A Simple Guide to Using Marine Algae

When you hear the word “algae” you might be picturing the greenish film that develops on ponds and lakes. This marine organism, too, is cultivated for its oil as well as eaten for its health benefits. Algae comprises some 40,000 species, ranging from the well-known seaweed to single-celled microscopic organisms like sea moss. They all rely on energy coming from sunlight or UV light and carbon dioxide. 

Sea moss in particular is a rising food superpower. It’s a type of algae that is similar to seaweed, kelp, and dulse. It grows in a number of colors, from green and yellow to brown and black. 

Before we set out to show the various ways that algae is used or consumed, let’s look at the nutritional properties. Algae boasts of high levels of iron, calcium, vitamins A, C, and K, magnesium, potassium, and selenium. It’s also a notoriously great source of iodine, which is crucial for thyroid health but is mostly missing from most other foods. 

Algae also contains high vitamin B12 levels, which is good news for vegans since it’s one of the nutrient’s few plant-based sources. While low in fat it’s high in fiber, positioned as a wonderful weight loss aid. 

Let’s go to the various ways you can use algae. 

Algae Oil

Marine algae offers unique oil that’s packed with omega-3 fats. Fish oil also does supply these healthy fats, but algae oil is a plant-based alternative if you don’t like fish oil or don’t consume seafood. 

Specific microalgae species are rich in two widely celebrated omega-3 fats: eicosapentaenoic acid (EPA) and docosahexaenoic acid (DHA). Thus they are grown specifically for their oil. 

A study shows that the percentage of omega-3s in microalgae is quite comparable to that of different fish species. In controlled environments, it’s also easy to increase the omega-3s in algae through their UV light exposure, temperature, oxygen, and other factors. 

Marine algae oil is extracted, purified, and then used in various ways, such as to enrich animal feed. When you consume eggs or chicken enhanced with omega-3s, the fats likely come from algae oil. The oil, too, is an omega-3 source in infant formula, omega-3 supplements, and other food sources. 

Face and Beauty Aid

Beyond eating algae, the topical applications are also on the rise. Many commercial skincare products today contain various types of algae and seaweed. 

Marine algae is commonly used in skincare for its hydrating properties, as the species often contain molecules that bind and hold water. Algae is also useful as a natural mixing agent in skincare, holding the other ingredients together so there’s no unwanted separation during storage.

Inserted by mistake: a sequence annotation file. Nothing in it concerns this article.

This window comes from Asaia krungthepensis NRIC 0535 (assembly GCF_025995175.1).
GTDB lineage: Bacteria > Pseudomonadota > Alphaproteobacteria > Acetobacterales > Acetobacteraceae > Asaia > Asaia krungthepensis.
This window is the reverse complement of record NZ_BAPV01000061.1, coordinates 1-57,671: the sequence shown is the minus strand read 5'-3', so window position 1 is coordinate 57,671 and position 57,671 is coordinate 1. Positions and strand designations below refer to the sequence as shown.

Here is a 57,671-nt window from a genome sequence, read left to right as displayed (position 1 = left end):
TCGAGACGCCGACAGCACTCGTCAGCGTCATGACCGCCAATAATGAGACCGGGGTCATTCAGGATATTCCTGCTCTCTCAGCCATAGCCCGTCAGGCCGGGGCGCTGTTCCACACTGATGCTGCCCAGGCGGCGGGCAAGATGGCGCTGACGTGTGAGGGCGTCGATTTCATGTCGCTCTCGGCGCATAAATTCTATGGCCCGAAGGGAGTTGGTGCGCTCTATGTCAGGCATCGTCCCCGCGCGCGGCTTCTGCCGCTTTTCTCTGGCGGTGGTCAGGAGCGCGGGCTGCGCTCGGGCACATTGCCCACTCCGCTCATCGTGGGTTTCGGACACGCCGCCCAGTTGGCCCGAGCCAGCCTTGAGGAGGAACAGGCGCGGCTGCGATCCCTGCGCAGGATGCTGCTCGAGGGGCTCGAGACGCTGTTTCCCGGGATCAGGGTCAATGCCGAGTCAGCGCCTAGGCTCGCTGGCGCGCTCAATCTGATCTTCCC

Algae is also notoriously known for antioxidant, anti-inflammatory, antimicrobial, and anti-irritant properties. Sea moss, for instance, is already incorporated in DIY at-home skincare solutions as a face mask, lotion, or moisturizer. Furthermore, it finds practical use as a hair and nail care aid. 

Food and Delicacy

Worldwide, there are so many traditional and modern ways that algae is used as food. Here are some of them:

  • Huge sheets of dried nori used in sushi, used as alternative to bread and tortillas, or used for delicious wraps
  • Roasted seaweed for a salty crunch in snacks and appetizers
  • Seaweed flakes as topping for grains and simple flavoring to dishes
  • Wakame as a seaweed salad, known for its chewy, stringy texture and slightly sweet taste
  • Kombu – a type of kelp with umami flavor – for flavoring bean soups, offering rich and healthful enzymes. It can also be used for making dashi or Japanese stock and act as a digestive aid. 
  • Arame, brown Japanese kelp, sauteed in many parts of Asia, as well as in Peruvian and Indonesian cuisine
  • Dulse or red seaweed often dried and flaked, with a taste similar to bacon when fried and can be turned into a kale chip alternative
  • Sea moss gel as a thickening agent in puddings and desserts, soups and stews, and other foods

In the real world, not everyone has access to high-quality algae such as sea moss. There are farmed versions of them, too, grown in pools and therefore may not have the same complete properties of natural ones. In this case, supplementation might be key and provide the promised benefits with prudent use.